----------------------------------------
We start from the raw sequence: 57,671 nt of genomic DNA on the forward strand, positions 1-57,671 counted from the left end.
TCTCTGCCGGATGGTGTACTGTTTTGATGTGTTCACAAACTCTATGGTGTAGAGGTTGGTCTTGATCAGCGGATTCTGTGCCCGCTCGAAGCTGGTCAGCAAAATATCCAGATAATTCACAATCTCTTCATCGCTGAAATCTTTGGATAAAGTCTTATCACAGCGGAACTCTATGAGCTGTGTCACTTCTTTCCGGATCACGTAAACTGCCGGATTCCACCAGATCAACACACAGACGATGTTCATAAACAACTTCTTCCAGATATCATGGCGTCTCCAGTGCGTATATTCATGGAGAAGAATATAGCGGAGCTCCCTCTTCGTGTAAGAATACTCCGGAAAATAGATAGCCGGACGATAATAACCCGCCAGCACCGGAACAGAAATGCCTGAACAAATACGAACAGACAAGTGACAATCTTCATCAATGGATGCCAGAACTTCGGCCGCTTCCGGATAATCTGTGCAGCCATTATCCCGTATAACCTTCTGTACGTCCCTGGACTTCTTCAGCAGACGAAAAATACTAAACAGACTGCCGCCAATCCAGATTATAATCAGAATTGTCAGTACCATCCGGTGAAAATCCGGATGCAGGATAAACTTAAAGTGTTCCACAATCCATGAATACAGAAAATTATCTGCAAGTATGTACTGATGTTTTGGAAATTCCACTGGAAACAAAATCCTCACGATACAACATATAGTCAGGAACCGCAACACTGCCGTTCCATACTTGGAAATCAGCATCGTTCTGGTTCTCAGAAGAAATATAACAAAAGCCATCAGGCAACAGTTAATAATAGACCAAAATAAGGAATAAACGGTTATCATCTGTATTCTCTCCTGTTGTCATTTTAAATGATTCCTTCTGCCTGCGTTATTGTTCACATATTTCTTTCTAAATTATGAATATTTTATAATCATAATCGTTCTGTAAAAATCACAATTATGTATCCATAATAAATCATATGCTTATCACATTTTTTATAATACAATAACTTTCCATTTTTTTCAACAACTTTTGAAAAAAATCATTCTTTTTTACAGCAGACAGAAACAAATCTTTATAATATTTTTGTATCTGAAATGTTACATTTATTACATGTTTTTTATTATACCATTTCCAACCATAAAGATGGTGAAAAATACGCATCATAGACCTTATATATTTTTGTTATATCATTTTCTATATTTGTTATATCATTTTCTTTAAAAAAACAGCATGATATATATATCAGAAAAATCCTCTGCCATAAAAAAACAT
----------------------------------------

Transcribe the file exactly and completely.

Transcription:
We start from the raw sequence: 57,671 nt of genomic DNA on the forward strand, positions 1-57,671 counted from the left end.
TCTCTGCCGGATGGTGTACTGTTTTGATGTGTTCACAAACTCTATGGTGTAGAGGTTGGTCTTGATCAGCGGATTCTGTGCCCGCTCGAAGCTGGTCAGCAAAATATCCAGATAATTCACAATCTCTTCATCGCTGAAATCTTTGGATAAAGTCTTATCACAGCGGAACTCTATGAGCTGTGTCACTTCTTTCCGGATCACGTAAACTGCCGGATTCCACCAGATCAACACACAGACGATGTTCATAAACAACTTCTTCCAGATATCATGGCGTCTCCAGTGCGTATATTCATGGAGAAGAATATAGCGGAGCTCCCTCTTCGTGTAAGAATACTCCGGAAAATAGATAGCCGGACGATAATAACCCGCCAGCACCGGAACAGAAATGCCTGAACAAATACGAACAGACAAGTGACAATCTTCATCAATGGATGCCAGAACTTCGGCCGCTTCCGGATAATCTGTGCAGCCATTATCCCGTATAACCTTCTGTACGTCCCTGGACTTCTTCAGCAGACGAAAAATACTAAACAGACTGCCGCCAATCCAGATTATAATCAGAATTGTCAGTACCATCCGGTGAAAATCCGGATGCAGGATAAACTTAAAGTGTTCCACAATCCATGAATACAGAAAATTATCTGCAAGTATGTACTGATGTTTTGGAAATTCCACTGGAAACAAAATCCTCACGATACAACATATAGTCAGGAACCGCAACACTGCCGTTCCATACTTGGAAATCAGCATCGTTCTGGTTCTCAGAAGAAATATAACAAAAGCCATCAGGCAACAGTTAATAATAGACCAAAATAAGGAATAAACGGTTATCATCTGTATTCTCTCCTGTTGTCATTTTAAATGATTCCTTCTGCCTGCGTTATTGTTCACATATTTCTTTCTAAATTATGAATATTTTATAATCATAATCGTTCTGTAAAAATCACAATTATGTATCCATAATAAATCATATGCTTATCACATTTTTTATAATACAATAACTTTCCATTTTTTTCAACAACTTTTGAAAAAAATCATTCTTTTTTACAGCAGACAGAAACAAATCTTTATAATATTTTTGTATCTGAAATGTTACATTTATTACATGTTTTTTATTATACCATTTCCAACCATAAAGATGGTGAAAAATACGCATCATAGACCTTATATATTTTTGTTATATCATTTTCTATATTTGTTATATCATTTTCTTTAAAAAAACAGCATGATATATATATCAGAAAAATCCTCTGCCATAAAAAAACAT